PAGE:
By Friday of the first week, we had 4 very different looking case studies of varying length and in multiple different voices. In the second week of the Sprint a much smaller editing group of seven people worked to harmonise the case studies, and refine the message of the framing chapters. See below the initial group and the final-stretch editorial team having a celebratory toast to close the Sprint.
The result “Concrete Solutions: Construction and Peacebuilding”, is a 108 page handbook, strikingly designed in GIZ’s signature red filled with lots of photos and voices from the field.
Impressions from our copy editing team
Our editors Raewyn Whytle and Christine Davis share their thoughts on the book:
1. What’s the dust-jacket summary of this book, in your words?
“Concrete Solutions: Construction and Peacebuilding” is both an analysis of the struggles faced in post-conflict peacebuilding and a heart-warming reflection on the gains made by German Development Cooperation. Through thoughtful discussion and pertinent case studies in Afghanistan, Iraq, Nigeria, and Ukraine this book argues for the need to re-evaluate how development is undertaken in conflict-prone regions so as to best support long-term peacebuilding.
2. Who is it for?
The book was written for people within the GIZ network – stakeholders, partners, funders, and staff – so the language will largely be directly towards them. But, as someone outside of this network I found this text interesting, easy to follow, and moving.
3. What did you appreciate about the content and the writing?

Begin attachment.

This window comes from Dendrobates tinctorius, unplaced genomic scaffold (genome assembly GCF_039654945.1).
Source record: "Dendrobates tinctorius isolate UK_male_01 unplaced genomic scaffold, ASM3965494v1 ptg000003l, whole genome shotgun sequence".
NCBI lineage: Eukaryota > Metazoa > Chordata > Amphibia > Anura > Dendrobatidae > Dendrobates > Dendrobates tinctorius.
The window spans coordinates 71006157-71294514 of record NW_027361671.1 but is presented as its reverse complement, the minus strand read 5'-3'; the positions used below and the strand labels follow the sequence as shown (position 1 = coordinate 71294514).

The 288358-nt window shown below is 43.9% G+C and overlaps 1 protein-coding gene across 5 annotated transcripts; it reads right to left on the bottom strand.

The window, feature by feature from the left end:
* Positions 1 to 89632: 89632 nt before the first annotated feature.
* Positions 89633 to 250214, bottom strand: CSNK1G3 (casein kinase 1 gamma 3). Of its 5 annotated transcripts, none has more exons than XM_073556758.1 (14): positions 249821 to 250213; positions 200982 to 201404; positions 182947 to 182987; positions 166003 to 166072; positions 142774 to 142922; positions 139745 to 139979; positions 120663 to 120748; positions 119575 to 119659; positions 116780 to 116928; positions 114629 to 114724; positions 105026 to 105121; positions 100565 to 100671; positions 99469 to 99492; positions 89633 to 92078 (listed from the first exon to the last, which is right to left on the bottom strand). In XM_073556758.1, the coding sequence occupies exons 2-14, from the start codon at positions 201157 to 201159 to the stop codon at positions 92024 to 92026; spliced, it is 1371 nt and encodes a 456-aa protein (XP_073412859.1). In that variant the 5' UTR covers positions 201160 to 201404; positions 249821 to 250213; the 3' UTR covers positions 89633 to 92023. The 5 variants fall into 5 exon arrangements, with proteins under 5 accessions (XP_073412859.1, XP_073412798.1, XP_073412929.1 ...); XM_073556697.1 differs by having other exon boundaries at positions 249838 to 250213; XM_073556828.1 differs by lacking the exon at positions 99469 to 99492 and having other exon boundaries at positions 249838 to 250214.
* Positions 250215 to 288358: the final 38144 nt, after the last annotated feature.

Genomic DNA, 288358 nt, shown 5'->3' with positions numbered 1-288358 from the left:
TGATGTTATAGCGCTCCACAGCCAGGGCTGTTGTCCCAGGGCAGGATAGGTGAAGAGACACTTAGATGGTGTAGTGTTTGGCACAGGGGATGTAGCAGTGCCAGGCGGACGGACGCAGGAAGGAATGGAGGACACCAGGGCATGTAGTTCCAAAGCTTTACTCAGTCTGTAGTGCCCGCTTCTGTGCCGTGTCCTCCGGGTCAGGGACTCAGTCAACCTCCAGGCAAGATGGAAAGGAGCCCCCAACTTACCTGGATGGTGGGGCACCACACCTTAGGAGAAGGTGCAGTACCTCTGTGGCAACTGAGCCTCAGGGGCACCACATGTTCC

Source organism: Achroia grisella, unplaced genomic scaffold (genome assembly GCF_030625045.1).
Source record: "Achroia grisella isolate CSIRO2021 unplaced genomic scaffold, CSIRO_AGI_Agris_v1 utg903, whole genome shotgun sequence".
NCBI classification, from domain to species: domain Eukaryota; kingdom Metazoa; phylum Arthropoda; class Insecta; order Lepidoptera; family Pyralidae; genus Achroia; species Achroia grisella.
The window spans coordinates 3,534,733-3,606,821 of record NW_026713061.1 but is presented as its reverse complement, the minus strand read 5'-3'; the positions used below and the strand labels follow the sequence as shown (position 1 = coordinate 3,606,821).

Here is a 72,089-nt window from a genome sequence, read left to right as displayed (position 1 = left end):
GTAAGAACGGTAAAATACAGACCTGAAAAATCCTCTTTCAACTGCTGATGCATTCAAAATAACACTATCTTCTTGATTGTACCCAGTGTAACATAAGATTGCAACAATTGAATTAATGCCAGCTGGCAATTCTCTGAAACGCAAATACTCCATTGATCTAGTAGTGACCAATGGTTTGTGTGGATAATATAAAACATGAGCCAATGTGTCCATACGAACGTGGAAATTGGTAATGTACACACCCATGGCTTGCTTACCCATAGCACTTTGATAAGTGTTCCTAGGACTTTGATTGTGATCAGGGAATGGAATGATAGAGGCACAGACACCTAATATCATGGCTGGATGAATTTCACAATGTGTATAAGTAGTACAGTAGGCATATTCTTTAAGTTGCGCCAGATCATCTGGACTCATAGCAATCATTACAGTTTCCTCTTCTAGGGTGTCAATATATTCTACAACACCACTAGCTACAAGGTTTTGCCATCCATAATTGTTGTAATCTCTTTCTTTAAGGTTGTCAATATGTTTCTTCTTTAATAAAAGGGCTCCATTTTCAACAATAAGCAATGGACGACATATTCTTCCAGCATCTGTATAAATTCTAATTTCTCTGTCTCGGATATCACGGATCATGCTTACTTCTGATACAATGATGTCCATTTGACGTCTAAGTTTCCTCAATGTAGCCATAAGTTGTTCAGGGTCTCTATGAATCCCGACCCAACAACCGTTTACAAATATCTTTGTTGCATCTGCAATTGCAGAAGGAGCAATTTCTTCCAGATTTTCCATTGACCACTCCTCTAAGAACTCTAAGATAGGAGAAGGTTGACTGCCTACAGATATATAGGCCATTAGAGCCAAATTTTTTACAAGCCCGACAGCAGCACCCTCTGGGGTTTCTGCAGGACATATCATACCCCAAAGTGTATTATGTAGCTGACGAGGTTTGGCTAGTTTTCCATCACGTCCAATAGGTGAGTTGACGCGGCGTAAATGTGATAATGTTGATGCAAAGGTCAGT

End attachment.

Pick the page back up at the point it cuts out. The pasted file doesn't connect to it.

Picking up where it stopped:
I appreciated most the heart at the centre of the content; to see the immense impact they have on such a fundamental and vital level really reminded me of how important non-profit engagement is, and the efforts of good-natured people. In many ways this book is inspiring, especially in a year that has made it hard to connect and impact others.
4. What are some of the key learnings you took from the book?
The key message behind the GIZ book is that it is not enough to build for development sakes only, you also need to implement peacebuilding engagement strategies and trainings. In essence this is the biggest learning I took from the book. Too many of our social strategies are designed around the idea of a structural only approach instead of a long-term, adaptive, learning approach tied the structural approach. For example, building a domestic violence shelter will not eliminate GBV unless there are long-term GBV trainings with both men and women.
5. How was it for you to edit the text?
The editing process of any book is always tied to the writing process and in this case it was pleasant, cooperative, and adaptive because the writers themselves were easy to work with and quickly worked through our feedback and responded with their own queries and alternatives. Editing to correct the text is good, but editing that works with writers to shape the text so it fully reflects everything the writer thinks and feels is great and this is where the GIZ project ended up. For this I am grateful.
A successful experience
We received great feedback on our facilitation and production from the participants, especially from organiser Kristian Lempa, Head of Section Transitional Development Assistance at GIZ:
It is great to be part of this amazing process! Thanks Faith Bosworth for guiding this huge group so efficiently!
We at Book sprints look forward to see the book out there and get updates on its development.